Monday, July 16, 2007

Taeguk Warriors? Korea Need To Get Tough

It’s looking grim for South Korea at the 2007 Asian Cup. With one game remaining in Group D, the Taeguk Warriors no longer control their own destiny. After one draw and one defeat, Korea’s Asian Cup hopes are, as headline writers around the world like to say in such situations, ‘hanging by a thread.’

It was the 2-1 loss at the hands of Bahrain on a warm Sunday evening in Jakarta that has pushed the 2002 World Cup semi-finalists to the edge of elimination. Perhaps it is more accurate to say that the team crawled to the brink itself after shooting itself in the foot.

Only a win against Indonesia in Jakarta on Wednesday and a positive result in the game between Bahrain and Saudi Arabia elsewhere will see one of the pre-tournament favourites squeeze into the last eight.

It shouldn’t be this way. Korea took an early lead, dominated most of the game against Bahrain but somehow ended up with nothing. Surprising as the loss was, the scenario is not an unfamiliar one.

If lowly Taiwan are taken out of the occasion; in the five competitive games played since the World Cup, Korea has now taken the lead four times yet failed to record a single victory. In qualifiers for the Asian Cup in Seoul, Korea went ahead against Iran and Syria, controlled proceedings but were undone by defensive mistakes. Saudi Arabia may not have been dominated but weren’t killed off and we all saw what happened against Bahrain.

Friendly matches don’t seem to be a problem however. In the five so far this year, Korea took the lead in three and won and fell behind in the other two and lost.

In the post-match press conference on Sunday, a Korean journalist questioned the players’ famed mental strength. In Asian football circles, it is an oft-repeated assertion that those who pull on the red shirt have an indomitable, never-say-die attitude and all-round rock solid mentality - the Taeguk Warriors.

Maybe they are not quite as strong as previously assumed. In competitive games that they are expected to win, a South Korea team that holds a narrow lead rarely gives confidence that it has the capability to protect or add to it.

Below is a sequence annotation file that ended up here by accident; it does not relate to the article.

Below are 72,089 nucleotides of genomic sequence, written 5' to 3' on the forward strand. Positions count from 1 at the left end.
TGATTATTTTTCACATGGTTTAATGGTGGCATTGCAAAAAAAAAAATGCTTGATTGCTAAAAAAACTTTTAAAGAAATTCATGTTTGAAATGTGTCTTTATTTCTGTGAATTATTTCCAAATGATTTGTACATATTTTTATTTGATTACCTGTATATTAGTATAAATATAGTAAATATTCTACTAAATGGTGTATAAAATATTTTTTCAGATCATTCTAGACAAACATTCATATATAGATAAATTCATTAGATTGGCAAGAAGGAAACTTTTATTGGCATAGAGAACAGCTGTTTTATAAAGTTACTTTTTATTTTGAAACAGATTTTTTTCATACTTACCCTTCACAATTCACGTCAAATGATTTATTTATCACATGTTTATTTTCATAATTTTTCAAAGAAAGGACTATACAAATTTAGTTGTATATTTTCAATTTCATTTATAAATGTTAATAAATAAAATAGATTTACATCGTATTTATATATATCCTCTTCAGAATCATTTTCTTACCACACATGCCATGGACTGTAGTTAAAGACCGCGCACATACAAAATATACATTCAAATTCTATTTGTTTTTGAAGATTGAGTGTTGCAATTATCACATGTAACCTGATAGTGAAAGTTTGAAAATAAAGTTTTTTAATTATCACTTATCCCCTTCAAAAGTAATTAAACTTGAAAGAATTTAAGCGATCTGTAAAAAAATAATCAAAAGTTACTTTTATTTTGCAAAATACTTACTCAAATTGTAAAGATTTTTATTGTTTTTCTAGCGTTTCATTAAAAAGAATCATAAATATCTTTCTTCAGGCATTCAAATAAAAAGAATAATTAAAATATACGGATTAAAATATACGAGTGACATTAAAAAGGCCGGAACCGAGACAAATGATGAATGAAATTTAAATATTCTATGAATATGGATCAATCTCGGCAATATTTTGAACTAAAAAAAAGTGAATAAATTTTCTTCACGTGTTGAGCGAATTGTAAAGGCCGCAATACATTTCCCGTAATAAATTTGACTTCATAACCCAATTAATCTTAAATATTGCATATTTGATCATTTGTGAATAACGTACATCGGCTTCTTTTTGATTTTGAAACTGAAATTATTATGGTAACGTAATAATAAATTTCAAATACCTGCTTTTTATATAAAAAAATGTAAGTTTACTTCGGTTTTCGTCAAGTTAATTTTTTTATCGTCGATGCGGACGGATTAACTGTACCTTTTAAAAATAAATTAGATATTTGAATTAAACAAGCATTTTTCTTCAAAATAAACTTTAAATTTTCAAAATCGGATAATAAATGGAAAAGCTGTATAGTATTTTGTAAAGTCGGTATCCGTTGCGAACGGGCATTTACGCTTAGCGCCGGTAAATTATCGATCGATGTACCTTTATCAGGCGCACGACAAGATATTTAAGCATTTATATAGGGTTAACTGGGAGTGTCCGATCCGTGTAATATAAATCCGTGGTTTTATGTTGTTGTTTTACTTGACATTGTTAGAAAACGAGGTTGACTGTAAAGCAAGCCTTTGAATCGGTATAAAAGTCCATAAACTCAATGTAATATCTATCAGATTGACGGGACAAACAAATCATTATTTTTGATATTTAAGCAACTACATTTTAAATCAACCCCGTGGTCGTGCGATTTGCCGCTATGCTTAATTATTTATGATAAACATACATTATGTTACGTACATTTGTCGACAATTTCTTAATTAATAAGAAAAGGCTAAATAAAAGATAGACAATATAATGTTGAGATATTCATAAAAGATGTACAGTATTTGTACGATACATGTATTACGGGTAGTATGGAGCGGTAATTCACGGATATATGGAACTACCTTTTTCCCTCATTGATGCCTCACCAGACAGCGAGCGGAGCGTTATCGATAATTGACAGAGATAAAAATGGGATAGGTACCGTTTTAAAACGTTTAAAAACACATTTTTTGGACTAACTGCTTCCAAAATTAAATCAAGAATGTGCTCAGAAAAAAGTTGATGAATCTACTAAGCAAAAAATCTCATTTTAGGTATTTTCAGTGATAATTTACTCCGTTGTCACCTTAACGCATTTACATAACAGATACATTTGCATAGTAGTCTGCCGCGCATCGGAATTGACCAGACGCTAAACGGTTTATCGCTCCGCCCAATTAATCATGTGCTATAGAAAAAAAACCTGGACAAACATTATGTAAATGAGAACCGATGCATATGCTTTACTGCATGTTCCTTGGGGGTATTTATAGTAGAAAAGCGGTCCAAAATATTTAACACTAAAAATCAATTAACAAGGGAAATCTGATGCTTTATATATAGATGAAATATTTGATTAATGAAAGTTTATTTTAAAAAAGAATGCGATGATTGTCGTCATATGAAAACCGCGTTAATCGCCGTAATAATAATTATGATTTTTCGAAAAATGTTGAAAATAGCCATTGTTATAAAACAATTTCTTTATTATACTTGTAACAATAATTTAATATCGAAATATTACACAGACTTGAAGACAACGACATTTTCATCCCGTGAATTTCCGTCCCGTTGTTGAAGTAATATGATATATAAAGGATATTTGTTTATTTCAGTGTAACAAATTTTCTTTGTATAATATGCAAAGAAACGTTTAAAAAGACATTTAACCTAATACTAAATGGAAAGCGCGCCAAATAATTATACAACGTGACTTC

Perhaps like Australia, Korea just feel more comfortable as underdogs with their backs against the wall battling against the 'big' teams.

Bahrain are no slouches on the Asian scene and almost reached the final of the 2004 competition. However in the 12 previous meetings between the two countries, the Gulf State had drawn three and lost nine and that sorry record was looking likely to be extended to an unlucky 13 after Kim Doo-hyun’s early strike.

Just before half-time however, the Korean defence went to sleep and was undone in the simplest of manners. A free-kick on the edge of the centre circle was lofted over the defence and into the penalty area for Salman Ali to fire home. Six minutes from time, another defensive mistake led to Ismaeel Abdullatiff scoring the winner.

Both were classic examples of Korea’s concentration problems at the back. No defence is immune from such lapses but for much of the post 2002 World Cup period, the Korean back-line has demonstrated all too often that is liable to switch off at crucial moments. The worst part is that such mistakes seem to have an incredibly high conversion rate into goals – as Bahrain’s two shots and two goals demonstrated.

Coupled with the problems at the back is the team’s inability to kill teams off when they have both the lead and control of the game. Much of the second half was spent in and around the Bahraini penalty area but possession and pressure didn’t yield the expected number of clear-cut chances. When opportunities did come, they weren’t taken.

The team is missing such stars as Park Ji-sung, Lee Young-pyo, Seol Ki-hyeon and Kim Nam-il and it is likely that results would have been different with that experienced quartet available. However, the starting eleven that took the field against Bahrain was not full of fresh-faced youngsters. Many of them had World Cup and overseas experience – certainly enough to avoid defeat against Bahrain after taking an early lead.

Bahrain coach Milan Macala said after the game that for all Korea’s personnel changes from the previous game, the style and tactics were exactly the same. A settled system is all well and good but when attacks become predictable the team has to be so effective that it doesn’t matter or changes have to be made.

It is harsh on Korea that they are in this position. Australia have performed much more poorly yet, unlike the east Asians, still control their own destiny going into the final game. Korea could easily be leading the group yet find themselves propping it up - such is football.

As I write, I can see the local fans outside the Gelora Bung Karno Stadium in Jakarta lining the streets in an attempt to get tickets for Wednesday's game. It will be a red-hot atmosphere in front of over 90,000 screaming fans. The going has gotten tough, now is the time for the tough to get going.

Copyright: John Duerden & Soccerphile

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